The summer melt is in full swing– we are barely aware of what day it is when we wake up before it is already gone, and time seems to sneak by more quickly than we would prefer. If only there was a way to capture moments of the warmer, lusher months and re-open them when it gets cold and barren outside. Although I probably listen to more ambient music during the latter periods of the year, for warmth, or as an extension of my comforter, these late-spring and summer releases (and one re-discovered classic) have been providing me with some solace and minimal auditory stimulation when needed most, and will likely be the best way of reminding me of the warmth that melted everything outside my window, when in 6 months the same view will be wind-blown and crystalline.
Heathered Pearls – Docile Touch – Polite Isle
Heathered Pearls is the fledgling music and art project of Jakub Alexander, founder of Moodgadget, music editor and manager at ISO50, and A&R for Ghostly International (and my roommate). Having known Jakub for more than three years now, being aware of the small handfull of tracks he previously put his name on, it’s surprising to see how thorough and complete his debut of Heathered Pearls has been. It’s almost as if this music was either inside of him for years before it finally materialized, or it formed rapidly during a relatively short, possibly traumatic period in his recent life. Either way, Polite Isle, released on Ghostly’s subscription-based Ghostly Music Service, which recently migrated to drip.fm, and features a number of well-curated classic and off-the-catalog releases, is filled with disarming, hypnotic soundscapes that are worth a listen from anyone interested in waxing post-ambient.
Kyle Bobby Dunn – New Pures – Ways of Meaning
Kyle Bobby Dunn sent me his new release, Ways of Meaning, a couple months ago and a never got around to crafting an adequate ambient post until today. Well, I’ve been a longtime supporter of his post-classical, yet wholly classic form of ambient and guitar drone. His works are subtle, pristine, and patient far beyond his or any of our physical years. Ways of Meaning is a continuation of KBD’s ongoing sonic work, the only real difference this time is that most of the tracks have been made more bite-size compared to his other work, which rarely clocks in at less than ten minutes. But the formula is there– exploring new and deeper depths of sound, stripping away all the consequential and accessory sound, leaving only the slowly progressing core, a new pure sound, spherical and yellow like the yolk of an egg. Listeners of classical music should take note even more now than ever, but honestly there are time when we find ourselves between the need for music and the need for silence, and musicians like Kyle are here to satisfy that specific need.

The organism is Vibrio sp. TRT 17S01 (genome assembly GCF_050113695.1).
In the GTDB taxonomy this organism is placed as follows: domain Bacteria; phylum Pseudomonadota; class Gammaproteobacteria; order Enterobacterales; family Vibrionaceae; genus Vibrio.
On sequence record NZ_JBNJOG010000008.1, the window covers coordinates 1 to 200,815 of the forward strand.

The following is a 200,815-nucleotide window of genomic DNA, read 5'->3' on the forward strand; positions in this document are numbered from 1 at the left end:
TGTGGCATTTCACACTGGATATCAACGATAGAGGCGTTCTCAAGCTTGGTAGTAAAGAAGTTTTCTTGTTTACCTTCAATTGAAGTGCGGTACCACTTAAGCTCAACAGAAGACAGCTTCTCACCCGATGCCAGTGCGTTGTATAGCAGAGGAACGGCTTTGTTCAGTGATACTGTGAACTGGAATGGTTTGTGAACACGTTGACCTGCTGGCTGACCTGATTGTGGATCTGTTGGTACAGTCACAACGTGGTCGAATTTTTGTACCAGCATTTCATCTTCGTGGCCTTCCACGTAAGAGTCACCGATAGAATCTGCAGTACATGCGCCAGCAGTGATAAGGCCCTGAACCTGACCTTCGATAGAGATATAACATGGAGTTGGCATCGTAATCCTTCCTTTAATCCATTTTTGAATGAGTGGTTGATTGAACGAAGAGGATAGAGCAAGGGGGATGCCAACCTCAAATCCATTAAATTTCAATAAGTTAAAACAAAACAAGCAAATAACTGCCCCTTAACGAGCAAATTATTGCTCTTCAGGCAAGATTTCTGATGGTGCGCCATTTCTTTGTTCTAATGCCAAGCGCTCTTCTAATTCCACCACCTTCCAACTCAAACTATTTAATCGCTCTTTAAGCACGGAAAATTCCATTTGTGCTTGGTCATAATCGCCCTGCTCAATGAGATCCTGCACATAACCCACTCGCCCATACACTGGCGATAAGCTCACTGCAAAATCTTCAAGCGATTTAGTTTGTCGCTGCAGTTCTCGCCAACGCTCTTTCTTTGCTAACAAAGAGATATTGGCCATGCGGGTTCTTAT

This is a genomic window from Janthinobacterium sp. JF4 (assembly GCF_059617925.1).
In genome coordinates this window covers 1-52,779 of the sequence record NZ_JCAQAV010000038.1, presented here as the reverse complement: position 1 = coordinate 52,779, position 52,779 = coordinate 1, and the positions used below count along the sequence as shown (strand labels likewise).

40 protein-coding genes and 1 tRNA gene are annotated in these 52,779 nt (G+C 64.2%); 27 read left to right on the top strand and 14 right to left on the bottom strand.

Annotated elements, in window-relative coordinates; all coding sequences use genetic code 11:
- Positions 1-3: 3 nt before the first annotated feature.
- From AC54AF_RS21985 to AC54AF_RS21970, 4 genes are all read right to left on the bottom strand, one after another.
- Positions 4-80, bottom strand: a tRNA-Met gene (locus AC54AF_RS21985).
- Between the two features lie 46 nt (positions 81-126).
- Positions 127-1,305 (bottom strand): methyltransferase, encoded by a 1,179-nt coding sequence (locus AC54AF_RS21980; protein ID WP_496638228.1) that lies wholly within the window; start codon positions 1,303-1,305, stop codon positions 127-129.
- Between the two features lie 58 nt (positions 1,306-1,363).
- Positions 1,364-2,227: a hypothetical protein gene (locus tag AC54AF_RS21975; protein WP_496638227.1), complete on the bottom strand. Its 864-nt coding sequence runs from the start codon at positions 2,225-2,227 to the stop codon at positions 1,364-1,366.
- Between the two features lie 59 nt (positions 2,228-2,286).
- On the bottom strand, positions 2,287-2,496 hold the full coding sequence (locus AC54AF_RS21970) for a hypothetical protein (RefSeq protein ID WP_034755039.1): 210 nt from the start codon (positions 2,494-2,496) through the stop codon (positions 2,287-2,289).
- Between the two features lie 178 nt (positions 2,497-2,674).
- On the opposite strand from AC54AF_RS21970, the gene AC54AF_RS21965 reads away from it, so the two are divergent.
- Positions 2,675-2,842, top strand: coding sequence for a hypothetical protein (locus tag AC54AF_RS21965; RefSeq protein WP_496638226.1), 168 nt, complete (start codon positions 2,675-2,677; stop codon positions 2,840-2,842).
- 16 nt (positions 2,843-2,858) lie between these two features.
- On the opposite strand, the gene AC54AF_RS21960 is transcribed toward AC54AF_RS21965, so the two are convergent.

The Sight Below – At First Touch (Simon Scott Remix) – Glider Expanded Edition
The Sight Below is one incredible listening and viewing experience in the space of music that he occupies. His music is dark and emotive, yet rarely abbrasive or unpleasant. Sadness, catatonia, dissonant peacefulness, can all be perceived at different points in his catalog, supplemented by a live performance that proves beyond a shadow of a doubt that this musician is not simply making his music, he is living it and it is in control of him when he is on the stage, not the other way around. Yet at the same time, all of this is done without pushing the listener away, it is done almost introvertedly (as opposed to be doing outwardly to elicit a response) in a way that beckons the listener’s/viewer’s interest, as if the temptation to peer into the dark depths of another’s opened soul is resistible in the least. TSB’s seminal 2008 full-length Glider has just been re-released with early album material and remixes previously absent, including this excellent and slow-falling remix by Simon Scott, who you may know from essential UK shoegaze band Slowdive.
Pub – Derail – >Single
Around the time that I really started getting into ambient music and subtler, softer forms of techno, I heard a staggering twelve-plus-minute track from Pub called Lunch, which was released during IDM’s later heydays in 2002 on UK-based Ampoule records. Citing it as a primary influence, Jakub let me borrow the rest of the album, >Single, for further exploration. The faint, mechanical pulse seems to persist throughout the record, and while the differences between each track are at times rather faint, the track that drew me in years ago, Lunch, makes so much more sense now, placed among tracks like Derail, and the story being told on >Single becomes clear and captivating, like watching an independent film with this album as the score– you can see the rainy cobblestone streets somewhere in the UK, green paint peels from garages, iron wrought fences glisten with condensation.